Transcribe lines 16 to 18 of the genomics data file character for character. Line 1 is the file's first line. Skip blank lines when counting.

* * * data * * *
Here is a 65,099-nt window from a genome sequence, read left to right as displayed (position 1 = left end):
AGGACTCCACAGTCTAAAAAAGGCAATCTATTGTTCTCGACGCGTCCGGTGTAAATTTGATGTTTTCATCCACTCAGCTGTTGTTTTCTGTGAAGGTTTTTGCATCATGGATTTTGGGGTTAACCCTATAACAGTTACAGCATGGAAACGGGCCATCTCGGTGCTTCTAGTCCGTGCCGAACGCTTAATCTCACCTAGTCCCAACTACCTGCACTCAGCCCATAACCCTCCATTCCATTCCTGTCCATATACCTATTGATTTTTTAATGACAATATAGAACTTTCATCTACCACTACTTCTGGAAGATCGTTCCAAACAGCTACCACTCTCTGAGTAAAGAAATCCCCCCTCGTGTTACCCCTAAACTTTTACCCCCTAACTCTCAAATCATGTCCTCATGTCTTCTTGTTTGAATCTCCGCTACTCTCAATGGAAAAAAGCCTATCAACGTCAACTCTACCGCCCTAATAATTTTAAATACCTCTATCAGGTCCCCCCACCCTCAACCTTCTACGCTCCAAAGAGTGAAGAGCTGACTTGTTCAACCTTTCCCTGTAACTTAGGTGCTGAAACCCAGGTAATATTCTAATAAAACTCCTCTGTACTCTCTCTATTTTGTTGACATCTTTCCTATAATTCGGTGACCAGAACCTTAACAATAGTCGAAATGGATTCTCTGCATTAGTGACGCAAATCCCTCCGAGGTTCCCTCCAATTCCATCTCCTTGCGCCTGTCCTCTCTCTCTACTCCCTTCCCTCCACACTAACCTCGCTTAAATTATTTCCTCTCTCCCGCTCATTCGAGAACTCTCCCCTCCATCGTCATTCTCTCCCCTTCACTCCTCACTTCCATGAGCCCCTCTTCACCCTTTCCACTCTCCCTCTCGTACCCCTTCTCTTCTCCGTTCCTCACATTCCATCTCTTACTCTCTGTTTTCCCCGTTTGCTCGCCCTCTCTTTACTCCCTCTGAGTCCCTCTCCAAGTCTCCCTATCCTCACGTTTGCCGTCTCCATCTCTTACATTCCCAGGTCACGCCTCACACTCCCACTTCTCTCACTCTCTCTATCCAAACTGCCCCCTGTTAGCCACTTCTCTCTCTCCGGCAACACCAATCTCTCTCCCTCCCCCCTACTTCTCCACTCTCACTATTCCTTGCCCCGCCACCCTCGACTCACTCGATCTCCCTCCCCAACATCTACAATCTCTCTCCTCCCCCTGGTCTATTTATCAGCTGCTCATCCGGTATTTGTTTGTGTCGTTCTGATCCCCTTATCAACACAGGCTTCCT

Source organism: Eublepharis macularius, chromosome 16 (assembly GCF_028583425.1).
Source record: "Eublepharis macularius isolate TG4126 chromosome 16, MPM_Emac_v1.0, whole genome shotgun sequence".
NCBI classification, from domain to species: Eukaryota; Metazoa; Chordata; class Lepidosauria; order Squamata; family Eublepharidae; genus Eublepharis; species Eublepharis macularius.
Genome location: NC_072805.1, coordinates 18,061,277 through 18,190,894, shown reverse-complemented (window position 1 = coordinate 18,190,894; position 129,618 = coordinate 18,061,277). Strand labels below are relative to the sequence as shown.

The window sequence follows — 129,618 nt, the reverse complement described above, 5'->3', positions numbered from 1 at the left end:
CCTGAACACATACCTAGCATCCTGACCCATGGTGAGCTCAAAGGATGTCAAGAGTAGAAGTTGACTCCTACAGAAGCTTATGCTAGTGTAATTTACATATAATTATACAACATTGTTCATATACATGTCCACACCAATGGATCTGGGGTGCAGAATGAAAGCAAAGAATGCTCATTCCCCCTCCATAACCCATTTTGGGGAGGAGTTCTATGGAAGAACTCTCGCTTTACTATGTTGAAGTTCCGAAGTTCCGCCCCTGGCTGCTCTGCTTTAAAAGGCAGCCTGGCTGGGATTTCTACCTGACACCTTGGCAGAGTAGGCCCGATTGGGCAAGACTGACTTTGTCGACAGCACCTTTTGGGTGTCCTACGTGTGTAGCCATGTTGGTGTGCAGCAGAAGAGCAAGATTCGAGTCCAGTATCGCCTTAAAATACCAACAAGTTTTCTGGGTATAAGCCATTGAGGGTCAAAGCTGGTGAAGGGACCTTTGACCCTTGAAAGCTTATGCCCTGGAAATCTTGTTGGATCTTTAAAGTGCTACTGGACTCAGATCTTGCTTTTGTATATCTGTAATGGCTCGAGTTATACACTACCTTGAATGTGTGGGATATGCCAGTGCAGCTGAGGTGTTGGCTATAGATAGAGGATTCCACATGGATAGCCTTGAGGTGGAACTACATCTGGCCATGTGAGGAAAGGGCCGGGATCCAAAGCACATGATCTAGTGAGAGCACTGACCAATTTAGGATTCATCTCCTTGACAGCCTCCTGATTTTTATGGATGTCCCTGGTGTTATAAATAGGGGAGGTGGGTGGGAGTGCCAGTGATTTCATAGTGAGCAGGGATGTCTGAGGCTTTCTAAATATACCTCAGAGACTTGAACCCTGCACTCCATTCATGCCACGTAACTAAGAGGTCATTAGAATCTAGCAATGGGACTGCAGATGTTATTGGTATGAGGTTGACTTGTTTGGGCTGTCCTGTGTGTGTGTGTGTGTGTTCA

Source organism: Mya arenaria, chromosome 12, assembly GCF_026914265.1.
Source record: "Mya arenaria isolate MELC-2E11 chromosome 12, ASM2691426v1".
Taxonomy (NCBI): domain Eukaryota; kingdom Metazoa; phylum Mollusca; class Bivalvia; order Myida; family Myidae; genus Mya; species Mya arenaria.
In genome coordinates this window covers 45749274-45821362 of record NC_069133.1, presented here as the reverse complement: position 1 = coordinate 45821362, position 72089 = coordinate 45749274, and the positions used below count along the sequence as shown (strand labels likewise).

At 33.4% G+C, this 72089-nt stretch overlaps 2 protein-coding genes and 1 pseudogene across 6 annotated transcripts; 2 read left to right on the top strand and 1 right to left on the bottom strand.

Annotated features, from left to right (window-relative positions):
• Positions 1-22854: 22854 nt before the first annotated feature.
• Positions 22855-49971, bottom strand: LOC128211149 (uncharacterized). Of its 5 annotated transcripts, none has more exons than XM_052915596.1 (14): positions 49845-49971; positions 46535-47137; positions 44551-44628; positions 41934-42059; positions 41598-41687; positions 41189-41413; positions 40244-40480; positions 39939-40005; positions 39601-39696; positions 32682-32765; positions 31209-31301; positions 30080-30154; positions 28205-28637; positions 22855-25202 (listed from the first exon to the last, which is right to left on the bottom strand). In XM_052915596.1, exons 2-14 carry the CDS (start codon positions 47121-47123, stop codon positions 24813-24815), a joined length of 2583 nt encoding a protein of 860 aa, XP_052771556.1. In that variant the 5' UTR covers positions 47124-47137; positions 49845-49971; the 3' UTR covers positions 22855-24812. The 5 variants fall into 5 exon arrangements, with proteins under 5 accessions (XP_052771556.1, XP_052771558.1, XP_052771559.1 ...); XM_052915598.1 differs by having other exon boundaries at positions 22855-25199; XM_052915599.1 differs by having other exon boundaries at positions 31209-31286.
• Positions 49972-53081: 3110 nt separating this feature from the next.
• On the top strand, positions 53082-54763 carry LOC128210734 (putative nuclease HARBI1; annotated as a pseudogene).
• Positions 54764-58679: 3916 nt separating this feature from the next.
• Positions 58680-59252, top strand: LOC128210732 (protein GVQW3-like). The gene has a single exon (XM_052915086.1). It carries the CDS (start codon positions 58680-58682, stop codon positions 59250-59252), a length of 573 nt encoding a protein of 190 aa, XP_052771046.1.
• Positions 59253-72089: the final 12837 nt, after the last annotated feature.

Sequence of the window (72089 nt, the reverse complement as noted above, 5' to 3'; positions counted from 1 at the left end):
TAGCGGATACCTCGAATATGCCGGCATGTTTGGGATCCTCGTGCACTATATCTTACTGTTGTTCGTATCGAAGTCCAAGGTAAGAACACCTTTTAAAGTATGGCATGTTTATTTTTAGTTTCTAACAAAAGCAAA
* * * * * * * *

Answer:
• Positions 22855-49971, bottom strand: LOC128211149 (uncharacterized). Of its 5 annotated transcripts, none has more exons than XM_052915596.1 (14): positions 49845-49971; positions 46535-47137; positions 44551-44628; positions 41934-42059; positions 41598-41687; positions 41189-41413; positions 40244-40480; positions 39939-40005; positions 39601-39696; positions 32682-32765; positions 31209-31301; positions 30080-30154; positions 28205-28637; positions 22855-25202 (listed from the first exon to the last, which is right to left on the bottom strand). In XM_052915596.1, exons 2-14 carry the CDS (start codon positions 47121-47123, stop codon positions 24813-24815), a joined length of 2583 nt encoding a protein of 860 aa, XP_052771556.1. In that variant the 5' UTR covers positions 47124-47137; positions 49845-49971; the 3' UTR covers positions 22855-24812. The 5 variants fall into 5 exon arrangements, with proteins under 5 accessions (XP_052771556.1, XP_052771558.1, XP_052771559.1 ...); XM_052915598.1 differs by having other exon boundaries at positions 22855-25199; XM_052915599.1 differs by having other exon boundaries at positions 31209-31286.
• Positions 49972-53081: 3110 nt separating this feature from the next.
• On the top strand, positions 53082-54763 carry LOC128210734 (putative nuclease HARBI1; annotated as a pseudogene).